Rapid rise in professors aged over 65 sparks opportunities debate

Nearly half of all professors in the UK are now aged 55 or over

February 3, 2021
Group of elderly people on walking holiday negotiating a ladder access over a wall between fields, English Lake District
Source: Alamy

The number of professors still working in UK higher education beyond their 65th birthday has risen by more than half in the past five years, raising questions about whether delayed retirement is making it even harder for younger researchers to reach the top rung of academia.

Professors in this age group made up 11.3 per cent of the professoriate in 2019-20, data from the Higher Education Statistics Agency show, up from 8.6 per cent in 2014-15. Approaching half (46 per cent) of all professors are aged above 55, with the share in the 36 to 45 age bracket falling 2 percentage points over the period to 14 per cent. The number of professors in this younger age group has risen by just 2 per cent, to 3,190, since 2014-15, compared with an overall increase in the total professoriate of 16 per cent.

Whether older professors create a blockage in the system has been hotly debated since the UK abolished compulsory retirement in 2011. In 2019, physicist Paul Ewart won an employment tribunal case against the University of Oxford’s retirement age policy after arguing that it would create only a small number of opportunities for younger academics, one of its stated aims. Oxford is appealing the ruling.

Gergely Toldi, a consultant neonatologist who is a member of the Global Young Academy and an honorary research fellow at the University of Birmingham, said that in an “ideal world”, it should be possible for professors to work longer as well as creating enough opportunities for younger academics.

However, he warned that the coronavirus pandemic was creating more pressure for those early in their careers “as their positions tend to be less secure than professorial chairs”.

Dr Toldi said one of the solutions had to be more funding opportunities “exclusively” for early career researchers, while there could also be mentoring opportunities to aid competitiveness in grant calls.

Anjali Shah, co-chair of the UK Research Staff Association and an epidemiologist who advises on researcher development at Oxford, said one “catch-22 element” to the researcher pipeline was that it was often in postdocs’ interest for senior staff to stay in post.

“Very few researchers want their professors or principal investigators to retire because they have the reputation that brings in money for salaries and research projects. Those professors also act as mentors to junior researchers. It’s often the mid-level scientists who leave academic research, which does leave a gap,” she said.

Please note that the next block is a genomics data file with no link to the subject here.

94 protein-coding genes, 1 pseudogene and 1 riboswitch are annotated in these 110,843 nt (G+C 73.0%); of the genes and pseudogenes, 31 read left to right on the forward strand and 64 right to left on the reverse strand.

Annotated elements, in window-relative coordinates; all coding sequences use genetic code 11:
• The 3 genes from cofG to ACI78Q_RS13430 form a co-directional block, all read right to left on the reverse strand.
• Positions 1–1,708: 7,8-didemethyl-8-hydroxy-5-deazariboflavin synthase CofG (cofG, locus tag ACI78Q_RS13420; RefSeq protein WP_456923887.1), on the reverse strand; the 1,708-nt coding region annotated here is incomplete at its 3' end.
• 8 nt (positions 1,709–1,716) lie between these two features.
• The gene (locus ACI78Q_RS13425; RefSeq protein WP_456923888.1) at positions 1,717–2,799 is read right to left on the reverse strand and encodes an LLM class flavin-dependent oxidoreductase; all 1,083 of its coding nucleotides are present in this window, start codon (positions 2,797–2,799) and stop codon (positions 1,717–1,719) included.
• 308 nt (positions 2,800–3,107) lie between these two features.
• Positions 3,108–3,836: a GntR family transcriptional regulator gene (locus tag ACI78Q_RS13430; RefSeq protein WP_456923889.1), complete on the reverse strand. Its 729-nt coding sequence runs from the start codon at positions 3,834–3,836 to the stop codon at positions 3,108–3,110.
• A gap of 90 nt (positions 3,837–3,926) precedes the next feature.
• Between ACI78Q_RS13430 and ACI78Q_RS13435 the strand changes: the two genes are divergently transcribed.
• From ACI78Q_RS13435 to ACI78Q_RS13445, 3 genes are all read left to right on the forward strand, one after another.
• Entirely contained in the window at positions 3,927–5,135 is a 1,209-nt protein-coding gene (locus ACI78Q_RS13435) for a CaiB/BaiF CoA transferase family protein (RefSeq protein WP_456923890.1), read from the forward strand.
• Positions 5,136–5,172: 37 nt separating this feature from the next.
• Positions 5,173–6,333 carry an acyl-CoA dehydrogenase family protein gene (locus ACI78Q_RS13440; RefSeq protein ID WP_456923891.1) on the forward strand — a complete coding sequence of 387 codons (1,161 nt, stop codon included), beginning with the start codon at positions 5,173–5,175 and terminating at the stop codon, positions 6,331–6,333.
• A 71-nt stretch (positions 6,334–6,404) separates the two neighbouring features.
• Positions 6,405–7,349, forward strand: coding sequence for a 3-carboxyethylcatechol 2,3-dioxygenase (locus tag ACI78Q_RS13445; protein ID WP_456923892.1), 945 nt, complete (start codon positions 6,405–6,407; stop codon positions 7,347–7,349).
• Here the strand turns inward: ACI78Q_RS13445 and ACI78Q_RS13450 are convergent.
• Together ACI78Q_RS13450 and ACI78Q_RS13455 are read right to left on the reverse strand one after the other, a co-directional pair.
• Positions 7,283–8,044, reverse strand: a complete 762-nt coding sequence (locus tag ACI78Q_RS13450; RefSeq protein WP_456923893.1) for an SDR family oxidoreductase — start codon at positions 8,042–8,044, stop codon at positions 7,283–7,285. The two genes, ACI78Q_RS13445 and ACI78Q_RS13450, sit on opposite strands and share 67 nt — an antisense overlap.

Dr Shah said she would like to see more block funding in the sector going into creating longer-term “staff scientist” roles across the whole career pipeline “to cover all the lab managers, epidemiologists, programme managers, statisticians and so on who do vital work”.

Gary Thomas, emeritus professor of inclusion and diversity at Birmingham, who recently retired aged 70, said the mentorship that experienced staff could offer was a major asset that should be explored by institutions.

But universities could also ease intergenerational tensions through more use of schemes such as flexible retirement, where senior staff move to part-time work.

“For some reason, the schemes, while available, are often refused to those who request them,” he said. “This would seem to me to be universities shooting themselves in the foot. If professors are willing to work for, say, 50 per cent salary, the university will gain hugely from their experience and expertise while [they are] still on the payroll.”


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Reader's comments (4)

Although I am looking forward to retirement in a few years well before the age of 70, I do not believe that the number of older staff necessarily prevents younger staff promotions. In fact, I have seen the opposite in my own department where many of my colleagues have reached the rank of Professor at an age when I had only just joined the department as a Lecturer. Moreover, at my university, there is no "quota" for different grades. It is possible and very likely that departments become "top-heavy" with most staff being Readers or Professors so there is no issue in terms of progression. Since the majority of staff are expected to produce research and to teach, this does not create any problems in terms of overall load.
The sector is going to have to give up its long held fantasy of a typical academic career path. It is by no means typical any more for someone to enter as a full time permanent lecturer and slowly rise up the ranks. More likely these days is that academics are moving from one fixed term contract to the next for large parts of their careers. As the article points out older faculty with reputations are critical for winning research income to support more junior (not necessarily younger) researchers on less secure contracts. If those junior researchers manage to last it out going from one insecure contract to the next, they will not make it to professor until late in their career. Then they will be forced to retire early by his logic!
Has there been a growth in the numbers of Professors over the past decade or so? At about what age are staff becoming Professors? And has that changed over recent years?
Isn’t this also effectively a consequence of the slashed pay and pensions for everyone over the last decade? Staff working longer in order to have enough money for retirement? And also in career average/ final salary schemes having a higher salary for longer is a distinct advantage. So the profs win both ways. More intergenerational inequity baked into the system...